When Americans who share our conservative values are content to work hard for an election cycle, then pat themselves on the back and leave the fight to the Washington think tanks and television talking heads, they have in effect surrendered to the advancing left.   The conservative movement, if there truly is one, is playing tiddlywinks on the sidelines while the left plays smash mouth football.  That’s why despite this being a center right country for decades, over taxation, runaway spending, ballooning debt and the decay of the American family have continued year after year.


We need to learn this lesson now.  Often times conservatives think themselves above the fray or too polite to argue, or so convinced they are right that the logic of the argument is apparent to everyone.  Conservatives are more likely to agree with the old ridiculous axiom that you never discuss politics and religion.  Like the tea party members who got engaged in 2009 and 2010, everyone who appreciates “Americanism” – our core values of freedom, limited government, free enterprise, individual liberty, the “can do” entrepreneurial spirit – have to make sounding the alarm about the need for these principles a part of their daily lives.

This isn’t about Republicanism, or Democratism. It’s about common “sensism.” America needs everyday Americans, who believe in American values to adopt a strategy of continuous engagement on local, state and national issues.  It can be as simple as talking to your children, colleagues, friends and neighbors around your dining room table about America, its greatness, and its challenges.  It’s about acknowledging the magnificent role America has played and can continue to play in world history.  It could be about joining existing political or civic organizations and not being ashamed to let people know where you stand on protecting America.

It’s time to boycott networks that run programming that show disregard for our values and disrespect those who have the courage to speak truth to power.  It’s time to boycott companies that support the progressive, statist agenda.  It’s time un-American, unabashed leftists and phony Republicans are called on the carpet for their damaging politics.  All of those things are a part of making activism part of our lives and keeping America free.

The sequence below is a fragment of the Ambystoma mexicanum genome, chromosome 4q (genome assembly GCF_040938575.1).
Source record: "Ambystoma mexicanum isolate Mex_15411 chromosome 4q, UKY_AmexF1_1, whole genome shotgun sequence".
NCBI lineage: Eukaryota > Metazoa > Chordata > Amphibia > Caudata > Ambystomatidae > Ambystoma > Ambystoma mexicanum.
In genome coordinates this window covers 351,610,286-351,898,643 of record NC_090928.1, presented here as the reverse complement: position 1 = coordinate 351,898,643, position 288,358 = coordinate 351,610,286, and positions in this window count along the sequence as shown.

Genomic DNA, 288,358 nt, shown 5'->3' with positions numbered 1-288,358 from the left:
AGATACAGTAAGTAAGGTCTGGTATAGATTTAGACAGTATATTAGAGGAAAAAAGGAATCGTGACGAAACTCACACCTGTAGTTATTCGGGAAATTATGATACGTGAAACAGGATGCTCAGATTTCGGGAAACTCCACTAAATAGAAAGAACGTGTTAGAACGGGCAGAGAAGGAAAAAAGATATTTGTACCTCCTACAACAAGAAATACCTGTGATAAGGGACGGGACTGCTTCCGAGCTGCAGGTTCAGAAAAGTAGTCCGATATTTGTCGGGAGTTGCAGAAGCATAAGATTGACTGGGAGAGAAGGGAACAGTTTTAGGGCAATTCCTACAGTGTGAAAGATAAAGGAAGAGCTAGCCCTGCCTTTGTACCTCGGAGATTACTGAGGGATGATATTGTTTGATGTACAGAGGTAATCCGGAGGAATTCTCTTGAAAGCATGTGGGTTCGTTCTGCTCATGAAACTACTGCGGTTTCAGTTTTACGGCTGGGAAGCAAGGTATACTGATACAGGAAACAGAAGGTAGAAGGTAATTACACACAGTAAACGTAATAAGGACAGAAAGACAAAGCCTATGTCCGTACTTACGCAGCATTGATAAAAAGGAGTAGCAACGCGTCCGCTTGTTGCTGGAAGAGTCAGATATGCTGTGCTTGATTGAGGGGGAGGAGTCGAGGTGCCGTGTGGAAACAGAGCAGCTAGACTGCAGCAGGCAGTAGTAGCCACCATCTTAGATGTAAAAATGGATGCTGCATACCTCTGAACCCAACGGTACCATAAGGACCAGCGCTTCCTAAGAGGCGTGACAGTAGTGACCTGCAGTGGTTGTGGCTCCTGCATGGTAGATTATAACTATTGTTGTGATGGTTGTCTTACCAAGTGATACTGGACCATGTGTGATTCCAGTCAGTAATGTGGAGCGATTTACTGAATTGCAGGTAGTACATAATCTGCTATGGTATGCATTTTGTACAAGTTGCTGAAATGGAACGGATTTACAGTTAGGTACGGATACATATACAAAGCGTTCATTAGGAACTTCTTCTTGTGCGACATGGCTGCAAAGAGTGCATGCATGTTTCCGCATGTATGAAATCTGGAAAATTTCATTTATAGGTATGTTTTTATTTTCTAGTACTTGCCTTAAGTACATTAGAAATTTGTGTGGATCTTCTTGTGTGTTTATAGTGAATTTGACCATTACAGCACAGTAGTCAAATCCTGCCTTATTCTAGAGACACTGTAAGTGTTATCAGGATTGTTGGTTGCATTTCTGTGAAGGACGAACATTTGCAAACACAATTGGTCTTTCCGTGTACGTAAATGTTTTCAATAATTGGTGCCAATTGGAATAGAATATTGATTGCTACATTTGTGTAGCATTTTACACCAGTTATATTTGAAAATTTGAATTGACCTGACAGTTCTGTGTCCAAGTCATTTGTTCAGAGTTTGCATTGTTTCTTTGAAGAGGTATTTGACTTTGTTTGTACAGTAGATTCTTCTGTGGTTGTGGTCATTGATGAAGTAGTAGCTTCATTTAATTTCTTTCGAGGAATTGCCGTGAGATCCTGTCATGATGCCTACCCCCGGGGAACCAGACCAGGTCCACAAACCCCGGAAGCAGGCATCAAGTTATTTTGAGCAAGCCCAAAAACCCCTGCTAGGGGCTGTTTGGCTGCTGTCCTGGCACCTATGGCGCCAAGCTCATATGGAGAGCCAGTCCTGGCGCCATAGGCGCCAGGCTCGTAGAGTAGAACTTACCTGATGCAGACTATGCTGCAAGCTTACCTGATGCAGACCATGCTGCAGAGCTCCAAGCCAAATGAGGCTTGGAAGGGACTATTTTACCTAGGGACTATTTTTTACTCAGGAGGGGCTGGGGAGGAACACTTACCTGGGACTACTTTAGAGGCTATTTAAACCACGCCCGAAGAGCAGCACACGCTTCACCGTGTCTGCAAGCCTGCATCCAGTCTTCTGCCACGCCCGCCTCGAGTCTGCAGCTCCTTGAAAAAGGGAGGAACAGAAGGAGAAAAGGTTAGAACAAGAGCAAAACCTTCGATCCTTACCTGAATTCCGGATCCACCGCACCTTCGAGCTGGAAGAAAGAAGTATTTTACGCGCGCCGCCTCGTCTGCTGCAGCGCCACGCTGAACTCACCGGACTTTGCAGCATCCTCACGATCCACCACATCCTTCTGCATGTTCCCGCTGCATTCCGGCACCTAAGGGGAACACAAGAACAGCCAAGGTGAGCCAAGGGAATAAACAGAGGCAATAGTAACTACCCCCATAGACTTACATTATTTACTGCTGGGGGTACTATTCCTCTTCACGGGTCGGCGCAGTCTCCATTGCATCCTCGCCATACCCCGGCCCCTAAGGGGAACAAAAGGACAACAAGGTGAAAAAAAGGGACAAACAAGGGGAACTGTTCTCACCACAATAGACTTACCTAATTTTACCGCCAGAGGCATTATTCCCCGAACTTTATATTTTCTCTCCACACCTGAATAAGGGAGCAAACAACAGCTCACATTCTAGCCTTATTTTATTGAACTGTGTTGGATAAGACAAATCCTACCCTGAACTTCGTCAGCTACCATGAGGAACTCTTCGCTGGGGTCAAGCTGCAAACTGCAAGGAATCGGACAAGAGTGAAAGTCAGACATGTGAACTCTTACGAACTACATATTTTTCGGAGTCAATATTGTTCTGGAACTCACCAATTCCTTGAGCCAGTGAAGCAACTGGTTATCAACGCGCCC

Then comes real engagement in the process by getting involved in the local political committees and campaigns.  That’s when real people take back control of the process from the establishment forces, the Ruling Class, that have blurred the lines between the parties and brought Americanism to the brink of the abyss.

The tea party showed us it was possible, but in all struggles, there is no resting on our laurels.  We’ve ceded too much ground for too long to hope someone else will save America. It will come down to you and to me.  Some say America is in decline and that we must gracefully manage it.  Charles Krauthammer once wrote that decline is a choice. Our answer must be this: we choose not to decline­; we choose to be great.

Every reality begins with a dream, and so greatness begins with a vision. We must lift up our eyes and see not what is, but what can be: a golden age for America where government is in its proper role, where the entrepreneurial spirit is unleashed again, where we have the greatest freedom within the bounds of ordered liberty. If we’re willing to let time go, put our hands to the plow and relentlessly pursue Americanism, this nation can be renewed and climb to even greater heights of freedom and prosperity in the 21st century.